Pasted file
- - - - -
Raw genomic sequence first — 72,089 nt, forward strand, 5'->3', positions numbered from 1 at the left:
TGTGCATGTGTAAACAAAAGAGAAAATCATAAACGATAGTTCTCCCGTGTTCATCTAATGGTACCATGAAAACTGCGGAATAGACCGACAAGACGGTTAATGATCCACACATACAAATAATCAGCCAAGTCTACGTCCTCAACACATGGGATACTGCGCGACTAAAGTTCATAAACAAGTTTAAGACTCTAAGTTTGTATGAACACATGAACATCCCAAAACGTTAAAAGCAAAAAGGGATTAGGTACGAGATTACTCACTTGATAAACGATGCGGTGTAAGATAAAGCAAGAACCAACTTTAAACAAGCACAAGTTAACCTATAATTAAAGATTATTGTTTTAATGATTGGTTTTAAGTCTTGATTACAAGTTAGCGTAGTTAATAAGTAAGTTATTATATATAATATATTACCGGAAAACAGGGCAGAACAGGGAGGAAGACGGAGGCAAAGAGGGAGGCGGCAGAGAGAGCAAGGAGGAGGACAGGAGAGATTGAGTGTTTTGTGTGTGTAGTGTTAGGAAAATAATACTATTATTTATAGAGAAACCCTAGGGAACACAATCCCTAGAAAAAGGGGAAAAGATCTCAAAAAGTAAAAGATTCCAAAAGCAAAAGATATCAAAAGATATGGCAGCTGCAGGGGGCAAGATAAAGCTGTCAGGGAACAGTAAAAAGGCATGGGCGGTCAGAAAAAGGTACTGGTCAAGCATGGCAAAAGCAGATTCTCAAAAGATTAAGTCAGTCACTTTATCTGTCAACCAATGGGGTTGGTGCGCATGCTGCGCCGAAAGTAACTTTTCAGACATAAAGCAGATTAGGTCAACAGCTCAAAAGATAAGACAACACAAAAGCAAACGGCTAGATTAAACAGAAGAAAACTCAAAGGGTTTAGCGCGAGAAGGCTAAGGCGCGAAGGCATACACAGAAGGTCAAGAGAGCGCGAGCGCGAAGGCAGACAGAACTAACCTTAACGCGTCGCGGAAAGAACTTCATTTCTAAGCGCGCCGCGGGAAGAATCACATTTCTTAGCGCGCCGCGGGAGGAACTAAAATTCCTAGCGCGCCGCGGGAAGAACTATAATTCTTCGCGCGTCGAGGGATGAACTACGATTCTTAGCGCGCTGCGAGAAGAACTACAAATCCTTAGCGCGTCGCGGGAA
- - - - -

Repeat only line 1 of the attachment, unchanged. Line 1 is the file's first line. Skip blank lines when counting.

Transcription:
Raw genomic sequence first — 72,089 nt, forward strand, 5'->3', positions numbered from 1 at the left: